As you're reading it, you will see that while I don't know that the trumpets are blaring, we do get a statistical signal that those states that have more of these kinds of initiatives going on are seeing small but measurable impact on such things as children being born to two-parent families, fewer born out of wedlock and fewer children in poverty or near poverty. —Alan J. Hawkins, a professor in the School of Family Life at Brigham Young University and the study's lead author
PROVO — A BYU-led study suggests government-sponsored efforts to strengthen marriage help counter some otherwise ongoing declines in family stability.
The programs, called healthy marriage initiatives, are designed to improve parental and family relationships so children grow up in stable environments. They often consist of classes that teach skills important to relationship success, like communication and problem-solving.
"As you're reading it, you will see that while I don't know that the trumpets are blaring, we do get a statistical signal that those states that have more of these kinds of initiatives going on are seeing small but measurable impact on such things as children being born to two-parent families, fewer born out of wedlock and fewer children in poverty or near poverty," said Alan J. Hawkins, a professor in the School of Family Life at Brigham Young University and the study's lead author. "This was exciting for us, I think especially, because a number of factors were working against us finding that.
"It seems like these initiatives may be moving the needle on what we care about: family structure, non-marital childbearing, child poverty and more," Hawkins said of the healthy marriage initiatives, or HMIs.
The study is online and in the print journal Family Relations. It is co-authored by Paul R. Amato of Pennsylvania State University's Sociology Department and Andrea Kinghorn of BYU.
It's not the first study to look at such efforts. In December, several researchers including Hawkins hailed marriage and relationship classes as a promising public policy tool to strengthen families, especially disadvantaged or vulnerable families. But Hawkins and researchers from the National Healthy Marriage Resource Center noted then that such programs aren't readily available to everyone and many people don't know about them. Not all are government sponsored. The new study focuses on government-funded initiatives.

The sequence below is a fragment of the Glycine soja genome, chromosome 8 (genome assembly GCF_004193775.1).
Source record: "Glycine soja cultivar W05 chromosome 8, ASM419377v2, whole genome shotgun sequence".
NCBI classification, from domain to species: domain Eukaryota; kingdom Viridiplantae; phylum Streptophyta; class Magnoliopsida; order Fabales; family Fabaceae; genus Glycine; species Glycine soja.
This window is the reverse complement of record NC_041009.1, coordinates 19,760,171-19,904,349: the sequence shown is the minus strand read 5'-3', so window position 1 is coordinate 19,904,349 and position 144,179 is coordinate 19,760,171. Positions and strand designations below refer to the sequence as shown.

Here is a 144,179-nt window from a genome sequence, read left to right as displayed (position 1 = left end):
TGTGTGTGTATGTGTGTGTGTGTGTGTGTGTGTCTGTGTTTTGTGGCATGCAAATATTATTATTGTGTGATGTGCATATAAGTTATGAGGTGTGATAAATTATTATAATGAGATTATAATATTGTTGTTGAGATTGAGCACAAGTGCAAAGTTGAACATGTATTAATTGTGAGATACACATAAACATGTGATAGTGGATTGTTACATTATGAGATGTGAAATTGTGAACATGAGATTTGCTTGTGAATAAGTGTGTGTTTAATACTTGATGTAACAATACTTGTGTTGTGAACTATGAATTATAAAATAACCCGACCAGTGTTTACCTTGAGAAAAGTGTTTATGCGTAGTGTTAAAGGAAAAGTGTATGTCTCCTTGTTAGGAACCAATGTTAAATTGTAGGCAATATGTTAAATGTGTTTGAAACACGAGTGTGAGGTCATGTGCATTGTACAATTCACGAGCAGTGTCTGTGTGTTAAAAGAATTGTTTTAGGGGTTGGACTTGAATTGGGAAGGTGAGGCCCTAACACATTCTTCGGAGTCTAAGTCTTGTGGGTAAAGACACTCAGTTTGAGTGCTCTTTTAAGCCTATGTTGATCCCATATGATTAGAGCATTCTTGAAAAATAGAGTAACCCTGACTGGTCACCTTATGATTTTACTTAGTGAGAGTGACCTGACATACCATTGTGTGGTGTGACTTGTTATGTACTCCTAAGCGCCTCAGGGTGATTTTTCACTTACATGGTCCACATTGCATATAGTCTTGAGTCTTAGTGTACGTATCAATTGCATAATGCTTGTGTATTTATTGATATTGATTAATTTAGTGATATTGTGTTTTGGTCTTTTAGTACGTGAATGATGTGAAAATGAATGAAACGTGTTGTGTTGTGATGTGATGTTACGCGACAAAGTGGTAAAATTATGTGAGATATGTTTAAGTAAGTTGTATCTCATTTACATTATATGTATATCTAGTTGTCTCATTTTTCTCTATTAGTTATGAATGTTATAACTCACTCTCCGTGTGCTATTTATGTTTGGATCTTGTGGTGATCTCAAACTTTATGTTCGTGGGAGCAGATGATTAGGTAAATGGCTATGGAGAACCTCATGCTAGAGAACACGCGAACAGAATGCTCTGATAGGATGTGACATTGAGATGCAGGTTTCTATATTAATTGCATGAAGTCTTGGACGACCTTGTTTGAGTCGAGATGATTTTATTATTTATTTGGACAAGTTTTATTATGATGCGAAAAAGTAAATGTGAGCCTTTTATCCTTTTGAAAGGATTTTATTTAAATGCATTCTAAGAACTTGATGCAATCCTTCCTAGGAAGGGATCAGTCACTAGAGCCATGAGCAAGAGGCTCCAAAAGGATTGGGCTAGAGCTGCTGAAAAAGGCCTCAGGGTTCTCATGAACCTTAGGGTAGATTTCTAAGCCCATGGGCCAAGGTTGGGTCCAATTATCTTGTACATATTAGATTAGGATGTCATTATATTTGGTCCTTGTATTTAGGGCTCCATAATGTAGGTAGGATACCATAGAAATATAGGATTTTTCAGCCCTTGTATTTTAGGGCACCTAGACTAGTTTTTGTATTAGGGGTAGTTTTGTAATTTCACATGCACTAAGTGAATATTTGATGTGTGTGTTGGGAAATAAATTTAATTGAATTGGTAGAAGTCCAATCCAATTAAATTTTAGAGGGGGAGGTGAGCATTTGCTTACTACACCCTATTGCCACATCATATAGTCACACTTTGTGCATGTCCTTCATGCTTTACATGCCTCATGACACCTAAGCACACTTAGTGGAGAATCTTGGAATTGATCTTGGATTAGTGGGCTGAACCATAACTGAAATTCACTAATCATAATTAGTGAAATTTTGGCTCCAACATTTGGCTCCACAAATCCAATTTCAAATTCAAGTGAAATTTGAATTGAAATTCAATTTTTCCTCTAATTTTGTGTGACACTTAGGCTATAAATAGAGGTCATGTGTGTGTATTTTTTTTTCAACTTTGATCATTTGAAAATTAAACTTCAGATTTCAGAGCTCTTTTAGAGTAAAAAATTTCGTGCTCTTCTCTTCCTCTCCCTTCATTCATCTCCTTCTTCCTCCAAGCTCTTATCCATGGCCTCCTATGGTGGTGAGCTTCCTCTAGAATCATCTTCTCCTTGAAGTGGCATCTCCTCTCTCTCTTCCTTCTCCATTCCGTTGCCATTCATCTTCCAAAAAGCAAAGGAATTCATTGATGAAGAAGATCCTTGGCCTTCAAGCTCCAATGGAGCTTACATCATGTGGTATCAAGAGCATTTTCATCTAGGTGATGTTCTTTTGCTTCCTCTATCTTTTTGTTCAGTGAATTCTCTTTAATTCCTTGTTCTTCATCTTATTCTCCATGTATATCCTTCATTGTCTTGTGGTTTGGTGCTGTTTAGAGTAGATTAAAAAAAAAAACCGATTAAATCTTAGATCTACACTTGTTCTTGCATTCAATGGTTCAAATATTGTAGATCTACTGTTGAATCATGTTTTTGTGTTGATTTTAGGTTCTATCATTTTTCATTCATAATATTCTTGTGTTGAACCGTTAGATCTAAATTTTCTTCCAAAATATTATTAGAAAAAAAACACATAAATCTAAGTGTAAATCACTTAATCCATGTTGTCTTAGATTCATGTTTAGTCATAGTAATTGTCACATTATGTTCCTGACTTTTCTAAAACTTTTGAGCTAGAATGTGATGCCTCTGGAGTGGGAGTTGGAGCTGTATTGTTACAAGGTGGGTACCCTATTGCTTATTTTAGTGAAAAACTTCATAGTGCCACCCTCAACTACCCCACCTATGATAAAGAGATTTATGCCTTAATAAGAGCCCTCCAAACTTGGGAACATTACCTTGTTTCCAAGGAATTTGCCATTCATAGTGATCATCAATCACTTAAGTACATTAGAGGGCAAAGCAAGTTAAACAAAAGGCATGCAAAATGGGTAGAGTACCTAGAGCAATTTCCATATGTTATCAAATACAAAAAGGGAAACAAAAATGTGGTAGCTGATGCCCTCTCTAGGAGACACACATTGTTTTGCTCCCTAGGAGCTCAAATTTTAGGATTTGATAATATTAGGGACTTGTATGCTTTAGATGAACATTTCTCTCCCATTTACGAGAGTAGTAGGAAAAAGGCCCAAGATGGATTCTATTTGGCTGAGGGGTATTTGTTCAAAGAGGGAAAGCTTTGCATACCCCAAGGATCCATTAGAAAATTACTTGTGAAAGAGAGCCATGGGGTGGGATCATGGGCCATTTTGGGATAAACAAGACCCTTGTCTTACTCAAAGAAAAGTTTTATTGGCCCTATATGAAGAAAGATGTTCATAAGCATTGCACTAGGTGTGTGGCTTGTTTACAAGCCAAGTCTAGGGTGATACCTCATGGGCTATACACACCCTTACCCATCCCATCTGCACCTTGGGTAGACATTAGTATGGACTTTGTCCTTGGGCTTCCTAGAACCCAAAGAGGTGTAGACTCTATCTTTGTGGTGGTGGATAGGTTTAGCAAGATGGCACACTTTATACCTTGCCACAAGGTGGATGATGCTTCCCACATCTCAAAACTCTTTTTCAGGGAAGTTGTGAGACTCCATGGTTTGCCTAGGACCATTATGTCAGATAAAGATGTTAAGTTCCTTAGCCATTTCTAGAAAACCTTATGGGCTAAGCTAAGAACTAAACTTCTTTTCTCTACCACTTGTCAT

“It seems logical people should prepare for relationships and find out what we know about this and how we can make relationships work better," said Theodora Ooms, a couples and marriage policy consultant with the national center, of the earlier study. "We prepare for child birth and driver's education."
HMIs typically try to bolster families and move them out of poverty, reduce divorce and generally improve children's lives. While varied, they often teach relationship skills. Hawkins said the other common piece is meshing expectations.
Research has typically focused on specific programs to measure their effectiveness. This examination was intended to take a far-off "satellite-like" view, going over what changed from 2000 to 2010, a span that includes the creation of most of the HMIs. Funding in the programs was light the first half of the decade and much more substantial from 2005 to 2010. It is in that latter period, when more resources were poured into the programs, that the researchers found "small but measurable impact."
In study background material, the authors cited other research showing children typically fare better when they are raised in stable, well-functioning two-parent families with involved fathers. Studies have found that couple instability increases economic hardship for both children and adults and that the public costs of divorce and union instability seem substantial. Couple instability is a problem that is visibly increasing.
Virtually all states have had some type of HMI. Hawkins said Oklahoma has the most sophisticated public support for marriage initiatives, with Utah taking second place.
Small, but significant?
Washington, D.C., both strengthened and confused the study's findings. The district saw increases in family stability and decreases in child poverty and was also the area that received the most funding for HMIs. In fact, that area had a disproportionate influence on the overall results of the study and when the researchers consequently took the D.C. data out, they lost their small but statistically significant HMI benefit. On the other hand, the findings in the district themselves indicated the programs help: They showed a small decrease in the percentage or non-marital births, in children living in single-parent households and an increase in those living with two parents, as well as small decreases in those at or near poverty.
While the study was not designed to prove cause and effect, "The D.C. results are intriguing in the sense that in a small geographic area with a concentrated amount of funding for these kinds of programs, we actually saw family demographics going in the positive direction, not just slowing the negative trends," said Hawkins.
They didn't attempt a cost-benefit analysis, but "it does seem to me that even these small-level changes — 1 percent, 2 percent, if you're lucky 3 percent — will produce significant savings to the public purse as well as to our private purses," Hawkins added.
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